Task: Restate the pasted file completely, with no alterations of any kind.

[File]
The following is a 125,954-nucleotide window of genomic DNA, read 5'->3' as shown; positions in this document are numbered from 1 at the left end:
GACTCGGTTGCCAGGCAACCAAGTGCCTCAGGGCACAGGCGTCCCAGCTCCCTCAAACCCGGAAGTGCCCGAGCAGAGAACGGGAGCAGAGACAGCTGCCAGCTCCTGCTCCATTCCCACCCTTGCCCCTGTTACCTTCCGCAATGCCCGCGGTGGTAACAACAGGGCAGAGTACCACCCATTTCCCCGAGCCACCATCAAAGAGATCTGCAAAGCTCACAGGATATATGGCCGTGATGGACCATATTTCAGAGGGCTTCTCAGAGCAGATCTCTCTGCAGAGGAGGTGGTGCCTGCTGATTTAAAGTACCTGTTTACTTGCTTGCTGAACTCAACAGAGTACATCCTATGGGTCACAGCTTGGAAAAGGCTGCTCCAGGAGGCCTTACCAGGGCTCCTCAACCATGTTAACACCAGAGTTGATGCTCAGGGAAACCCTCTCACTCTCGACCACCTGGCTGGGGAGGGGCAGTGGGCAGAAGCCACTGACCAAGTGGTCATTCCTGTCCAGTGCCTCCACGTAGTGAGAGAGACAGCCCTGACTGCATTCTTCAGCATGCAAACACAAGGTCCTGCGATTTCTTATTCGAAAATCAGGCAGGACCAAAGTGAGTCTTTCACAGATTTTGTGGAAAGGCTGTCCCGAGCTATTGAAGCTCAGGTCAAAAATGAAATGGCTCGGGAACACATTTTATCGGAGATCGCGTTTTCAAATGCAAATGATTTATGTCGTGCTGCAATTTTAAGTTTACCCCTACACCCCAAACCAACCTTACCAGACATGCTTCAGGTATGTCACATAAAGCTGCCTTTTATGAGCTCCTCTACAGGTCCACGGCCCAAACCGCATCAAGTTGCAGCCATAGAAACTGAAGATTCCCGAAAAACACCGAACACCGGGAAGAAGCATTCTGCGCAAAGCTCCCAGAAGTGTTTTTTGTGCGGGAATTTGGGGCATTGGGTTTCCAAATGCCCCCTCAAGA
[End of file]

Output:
The following is a 125,954-nucleotide window of genomic DNA, read 5'->3' as shown; positions in this document are numbered from 1 at the left end:
GACTCGGTTGCCAGGCAACCAAGTGCCTCAGGGCACAGGCGTCCCAGCTCCCTCAAACCCGGAAGTGCCCGAGCAGAGAACGGGAGCAGAGACAGCTGCCAGCTCCTGCTCCATTCCCACCCTTGCCCCTGTTACCTTCCGCAATGCCCGCGGTGGTAACAACAGGGCAGAGTACCACCCATTTCCCCGAGCCACCATCAAAGAGATCTGCAAAGCTCACAGGATATATGGCCGTGATGGACCATATTTCAGAGGGCTTCTCAGAGCAGATCTCTCTGCAGAGGAGGTGGTGCCTGCTGATTTAAAGTACCTGTTTACTTGCTTGCTGAACTCAACAGAGTACATCCTATGGGTCACAGCTTGGAAAAGGCTGCTCCAGGAGGCCTTACCAGGGCTCCTCAACCATGTTAACACCAGAGTTGATGCTCAGGGAAACCCTCTCACTCTCGACCACCTGGCTGGGGAGGGGCAGTGGGCAGAAGCCACTGACCAAGTGGTCATTCCTGTCCAGTGCCTCCACGTAGTGAGAGAGACAGCCCTGACTGCATTCTTCAGCATGCAAACACAAGGTCCTGCGATTTCTTATTCGAAAATCAGGCAGGACCAAAGTGAGTCTTTCACAGATTTTGTGGAAAGGCTGTCCCGAGCTATTGAAGCTCAGGTCAAAAATGAAATGGCTCGGGAACACATTTTATCGGAGATCGCGTTTTCAAATGCAAATGATTTATGTCGTGCTGCAATTTTAAGTTTACCCCTACACCCCAAACCAACCTTACCAGACATGCTTCAGGTATGTCACATAAAGCTGCCTTTTATGAGCTCCTCTACAGGTCCACGGCCCAAACCGCATCAAGTTGCAGCCATAGAAACTGAAGATTCCCGAAAAACACCGAACACCGGGAAGAAGCATTCTGCGCAAAGCTCCCAGAAGTGTTTTTTGTGCGGGAATTTGGGGCATTGGGTTTCCAAATGCCCCCTCAAGA